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Kensington Mortgage

Frequently asked questions relating to Kensington Mortgage transfer of equity

  • I am considering remortgaging my flat in Friern Barnet does my lawyer need to be on the Kensington Mortgage Solicitor panel. The conveyancing also involves a transfer of equity.
  • When it comes to transfer of equity conveyancing involving refinance with Kensington Mortgage should I be invoiced value added tax on the following: (1) HMLR fee on the transfer of equity (2) Pre - completion search fee (3) SDLT E submission on the transfer (4) Bank TT fee
  • Kensington Mortgage have today agreed I can take over the mortgage on my home. I previously applied for a transfer of equity but presumably there is a transfer of ownership at HMLR in addition?
  • I am looking for a lawyer to deal with my transfer of equity. Kensington Mortgage are dealing with the remortgage. I thought of asking my mortgage broker. I understand he will likely receive a kickback for recommending a firm, but also of benefit will be that he knows the conveyancer, has dealt with them before. Any flaws you see in this way of thinking?
  • My fiance and myself have equal shares in a buy to let. I am a higher rate tax payer. Preferably I wish to complete a transfer of equity to her sole name with a view to reduce our tax on rental income. If Kensington Mortgage are fine with this the legal fees are inexpensive. However what happens when we sell? Would my GGT relief be lost.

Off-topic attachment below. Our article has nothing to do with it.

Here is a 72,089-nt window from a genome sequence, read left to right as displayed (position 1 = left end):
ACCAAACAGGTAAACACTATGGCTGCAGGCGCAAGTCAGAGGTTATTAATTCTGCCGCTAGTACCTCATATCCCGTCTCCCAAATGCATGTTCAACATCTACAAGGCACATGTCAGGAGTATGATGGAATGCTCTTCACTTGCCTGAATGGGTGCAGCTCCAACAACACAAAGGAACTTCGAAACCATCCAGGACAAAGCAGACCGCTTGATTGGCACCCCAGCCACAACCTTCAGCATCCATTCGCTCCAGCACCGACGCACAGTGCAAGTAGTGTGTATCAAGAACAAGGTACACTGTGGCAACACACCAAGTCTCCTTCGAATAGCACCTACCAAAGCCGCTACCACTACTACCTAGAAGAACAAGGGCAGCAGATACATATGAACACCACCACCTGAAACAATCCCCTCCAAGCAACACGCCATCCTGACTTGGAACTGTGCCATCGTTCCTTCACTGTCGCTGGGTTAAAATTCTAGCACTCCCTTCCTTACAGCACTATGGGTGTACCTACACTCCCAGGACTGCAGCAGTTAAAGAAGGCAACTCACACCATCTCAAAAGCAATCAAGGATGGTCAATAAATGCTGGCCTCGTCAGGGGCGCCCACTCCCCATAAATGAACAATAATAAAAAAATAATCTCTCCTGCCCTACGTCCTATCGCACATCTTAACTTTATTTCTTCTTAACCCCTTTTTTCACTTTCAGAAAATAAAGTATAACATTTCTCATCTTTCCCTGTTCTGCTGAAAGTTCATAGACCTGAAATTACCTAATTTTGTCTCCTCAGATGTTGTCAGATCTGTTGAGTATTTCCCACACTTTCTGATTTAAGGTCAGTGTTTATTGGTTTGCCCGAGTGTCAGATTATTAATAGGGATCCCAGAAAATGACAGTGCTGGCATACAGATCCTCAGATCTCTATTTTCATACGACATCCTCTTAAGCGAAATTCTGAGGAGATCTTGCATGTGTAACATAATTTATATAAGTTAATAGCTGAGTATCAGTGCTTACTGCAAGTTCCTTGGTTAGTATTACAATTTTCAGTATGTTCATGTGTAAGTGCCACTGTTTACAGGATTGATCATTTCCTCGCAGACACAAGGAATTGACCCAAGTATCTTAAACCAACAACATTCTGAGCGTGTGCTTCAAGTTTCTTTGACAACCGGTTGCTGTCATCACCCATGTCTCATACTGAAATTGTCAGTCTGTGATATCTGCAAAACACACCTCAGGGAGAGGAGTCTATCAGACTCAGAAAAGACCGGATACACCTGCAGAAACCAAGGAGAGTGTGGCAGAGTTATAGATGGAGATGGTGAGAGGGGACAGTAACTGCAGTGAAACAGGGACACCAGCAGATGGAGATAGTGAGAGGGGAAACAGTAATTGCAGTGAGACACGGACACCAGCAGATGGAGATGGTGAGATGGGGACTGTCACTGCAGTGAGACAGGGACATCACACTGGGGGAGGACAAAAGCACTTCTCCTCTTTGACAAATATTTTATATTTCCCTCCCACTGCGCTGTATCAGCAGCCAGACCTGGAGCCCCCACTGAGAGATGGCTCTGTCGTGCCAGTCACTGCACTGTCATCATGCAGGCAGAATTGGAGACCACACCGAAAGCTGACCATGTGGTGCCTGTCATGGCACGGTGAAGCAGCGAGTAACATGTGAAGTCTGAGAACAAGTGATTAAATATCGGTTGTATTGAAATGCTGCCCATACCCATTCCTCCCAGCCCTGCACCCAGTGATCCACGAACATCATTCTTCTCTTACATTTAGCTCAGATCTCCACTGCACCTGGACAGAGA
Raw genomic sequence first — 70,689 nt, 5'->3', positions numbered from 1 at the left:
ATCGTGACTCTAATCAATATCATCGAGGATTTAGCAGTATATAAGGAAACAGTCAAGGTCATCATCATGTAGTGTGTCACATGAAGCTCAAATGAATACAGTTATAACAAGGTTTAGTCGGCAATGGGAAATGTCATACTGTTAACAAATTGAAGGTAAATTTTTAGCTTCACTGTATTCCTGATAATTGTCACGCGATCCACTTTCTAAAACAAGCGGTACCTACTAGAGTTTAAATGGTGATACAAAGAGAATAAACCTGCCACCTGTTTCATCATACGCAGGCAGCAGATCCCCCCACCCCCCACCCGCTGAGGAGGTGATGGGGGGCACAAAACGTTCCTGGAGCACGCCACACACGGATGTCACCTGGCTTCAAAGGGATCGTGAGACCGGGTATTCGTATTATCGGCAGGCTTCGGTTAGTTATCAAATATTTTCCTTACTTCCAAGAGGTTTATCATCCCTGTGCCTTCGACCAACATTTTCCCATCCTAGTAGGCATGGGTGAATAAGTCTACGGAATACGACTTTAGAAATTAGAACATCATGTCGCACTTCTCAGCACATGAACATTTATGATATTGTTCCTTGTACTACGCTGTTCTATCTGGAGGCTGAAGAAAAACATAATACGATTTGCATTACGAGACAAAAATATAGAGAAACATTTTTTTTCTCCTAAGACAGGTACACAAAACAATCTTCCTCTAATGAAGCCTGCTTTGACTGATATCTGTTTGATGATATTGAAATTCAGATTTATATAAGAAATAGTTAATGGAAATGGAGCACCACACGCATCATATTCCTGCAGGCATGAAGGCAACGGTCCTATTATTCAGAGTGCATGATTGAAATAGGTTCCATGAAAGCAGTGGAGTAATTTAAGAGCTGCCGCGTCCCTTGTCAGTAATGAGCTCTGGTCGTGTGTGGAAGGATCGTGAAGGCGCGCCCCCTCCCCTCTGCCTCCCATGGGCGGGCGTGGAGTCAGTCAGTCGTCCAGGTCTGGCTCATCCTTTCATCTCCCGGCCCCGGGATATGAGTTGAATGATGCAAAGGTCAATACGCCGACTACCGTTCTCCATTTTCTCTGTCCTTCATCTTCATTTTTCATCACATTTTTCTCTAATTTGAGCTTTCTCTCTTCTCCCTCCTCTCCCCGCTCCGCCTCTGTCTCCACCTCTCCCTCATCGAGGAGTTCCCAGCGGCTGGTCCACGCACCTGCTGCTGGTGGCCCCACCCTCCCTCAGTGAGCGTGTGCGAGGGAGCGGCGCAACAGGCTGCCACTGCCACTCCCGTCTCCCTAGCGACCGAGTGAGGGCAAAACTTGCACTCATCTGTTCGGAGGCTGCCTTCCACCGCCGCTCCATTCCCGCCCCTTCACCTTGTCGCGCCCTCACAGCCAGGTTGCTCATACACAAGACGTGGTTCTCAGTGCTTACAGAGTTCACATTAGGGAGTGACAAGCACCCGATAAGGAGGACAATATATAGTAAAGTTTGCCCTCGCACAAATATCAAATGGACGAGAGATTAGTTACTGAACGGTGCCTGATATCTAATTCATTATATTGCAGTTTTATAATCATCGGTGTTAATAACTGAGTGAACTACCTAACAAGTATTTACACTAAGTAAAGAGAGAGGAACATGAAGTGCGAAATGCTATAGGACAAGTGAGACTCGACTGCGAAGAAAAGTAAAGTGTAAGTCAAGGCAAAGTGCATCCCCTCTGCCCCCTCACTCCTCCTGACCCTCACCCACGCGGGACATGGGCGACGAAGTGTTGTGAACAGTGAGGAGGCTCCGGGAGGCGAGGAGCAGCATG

• My current mortgage is with Kensington Mortgage. Can I transfer equity to someone under eighteen years old?
  • Our mortgage broker has suggested using their conveyancer for my Transfer of Equity plus remortgage with Kensington Mortgage - won’t it be easier to just instruct them?

Examples of information requested in a conveyancer questionnaire relating to Kensington Mortgage Transfer of Equity

Have you approached Kensington Mortgage to obtain consent to the Transfer of Equity

If you are adding a person on to the title deeds how would you like to hold the property? Please provide your instructions by completing and returning a“Joint Ownership Declaration” Questionnaire.

Please confirm whether you are receiving any payment as part of the Transfer or Equity and from whom and provide details of the amount?

Is it the case that one of the registered owners passed away? If so please provide us with a copy of the Death Certificate, Probate and a copy of the Will.

Please confirm whether this Transfer of Equity is part of any Matrimonial Proceedings? If so, please provide the name, address, telephone number and reference of the Matrimonial Solicitor instructed to act, along with a copy of the sealed Consent or Court Order?

Please state the names and ages of anyone over the age of 17, other than the owners, who will occupy the property with you

Information to consider in conjunction with the above Kensington Mortgage transfer of equity Questions and Answers :

Tax and Legal

There are numerous potential tax and legal implications when transferring equity for your property. You should always seek the advice of a solicitor on the Kensington Mortgage conveyancing panel and accountant before transferring equity.

Transfer of Equity Conveyancing for Leasehold titles

If your property is leasehold, the lease may require that you obtain the consent of the freeholder. If such conditions are not complied with you may be in violation of the lease. This could potentially result in the freeholder taking enforcement action against you.